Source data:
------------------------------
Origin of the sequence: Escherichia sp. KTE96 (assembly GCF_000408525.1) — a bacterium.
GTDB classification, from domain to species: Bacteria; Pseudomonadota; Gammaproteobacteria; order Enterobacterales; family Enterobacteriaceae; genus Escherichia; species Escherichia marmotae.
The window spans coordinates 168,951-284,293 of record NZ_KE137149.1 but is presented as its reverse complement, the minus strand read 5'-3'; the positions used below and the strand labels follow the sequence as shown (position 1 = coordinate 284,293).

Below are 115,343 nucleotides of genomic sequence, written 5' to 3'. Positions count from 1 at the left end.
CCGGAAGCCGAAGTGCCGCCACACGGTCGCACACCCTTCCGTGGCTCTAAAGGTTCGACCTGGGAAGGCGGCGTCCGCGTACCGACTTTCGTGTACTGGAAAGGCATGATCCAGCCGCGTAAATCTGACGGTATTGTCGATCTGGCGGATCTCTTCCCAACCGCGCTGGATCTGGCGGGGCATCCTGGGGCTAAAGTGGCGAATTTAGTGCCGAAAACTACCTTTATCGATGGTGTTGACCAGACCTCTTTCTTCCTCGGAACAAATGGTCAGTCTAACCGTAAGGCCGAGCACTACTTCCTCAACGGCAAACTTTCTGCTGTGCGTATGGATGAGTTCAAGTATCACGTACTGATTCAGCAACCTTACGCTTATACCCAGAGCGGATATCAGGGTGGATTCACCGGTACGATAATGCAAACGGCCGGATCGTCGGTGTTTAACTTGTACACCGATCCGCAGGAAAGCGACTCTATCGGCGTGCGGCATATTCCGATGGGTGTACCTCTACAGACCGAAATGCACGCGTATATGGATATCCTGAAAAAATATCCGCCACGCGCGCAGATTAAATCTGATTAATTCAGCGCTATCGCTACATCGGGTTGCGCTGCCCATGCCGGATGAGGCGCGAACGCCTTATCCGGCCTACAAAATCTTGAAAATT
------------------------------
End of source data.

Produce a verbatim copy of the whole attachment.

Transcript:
Origin of the sequence: Escherichia sp. KTE96 (assembly GCF_000408525.1) — a bacterium.
GTDB classification, from domain to species: Bacteria; Pseudomonadota; Gammaproteobacteria; order Enterobacterales; family Enterobacteriaceae; genus Escherichia; species Escherichia marmotae.
The window spans coordinates 168,951-284,293 of record NZ_KE137149.1 but is presented as its reverse complement, the minus strand read 5'-3'; the positions used below and the strand labels follow the sequence as shown (position 1 = coordinate 284,293).

Below are 115,343 nucleotides of genomic sequence, written 5' to 3'. Positions count from 1 at the left end.
CCGGAAGCCGAAGTGCCGCCACACGGTCGCACACCCTTCCGTGGCTCTAAAGGTTCGACCTGGGAAGGCGGCGTCCGCGTACCGACTTTCGTGTACTGGAAAGGCATGATCCAGCCGCGTAAATCTGACGGTATTGTCGATCTGGCGGATCTCTTCCCAACCGCGCTGGATCTGGCGGGGCATCCTGGGGCTAAAGTGGCGAATTTAGTGCCGAAAACTACCTTTATCGATGGTGTTGACCAGACCTCTTTCTTCCTCGGAACAAATGGTCAGTCTAACCGTAAGGCCGAGCACTACTTCCTCAACGGCAAACTTTCTGCTGTGCGTATGGATGAGTTCAAGTATCACGTACTGATTCAGCAACCTTACGCTTATACCCAGAGCGGATATCAGGGTGGATTCACCGGTACGATAATGCAAACGGCCGGATCGTCGGTGTTTAACTTGTACACCGATCCGCAGGAAAGCGACTCTATCGGCGTGCGGCATATTCCGATGGGTGTACCTCTACAGACCGAAATGCACGCGTATATGGATATCCTGAAAAAATATCCGCCACGCGCGCAGATTAAATCTGATTAATTCAGCGCTATCGCTACATCGGGTTGCGCTGCCCATGCCGGATGAGGCGCGAACGCCTTATCCGGCCTACAAAATCTTGAAAATT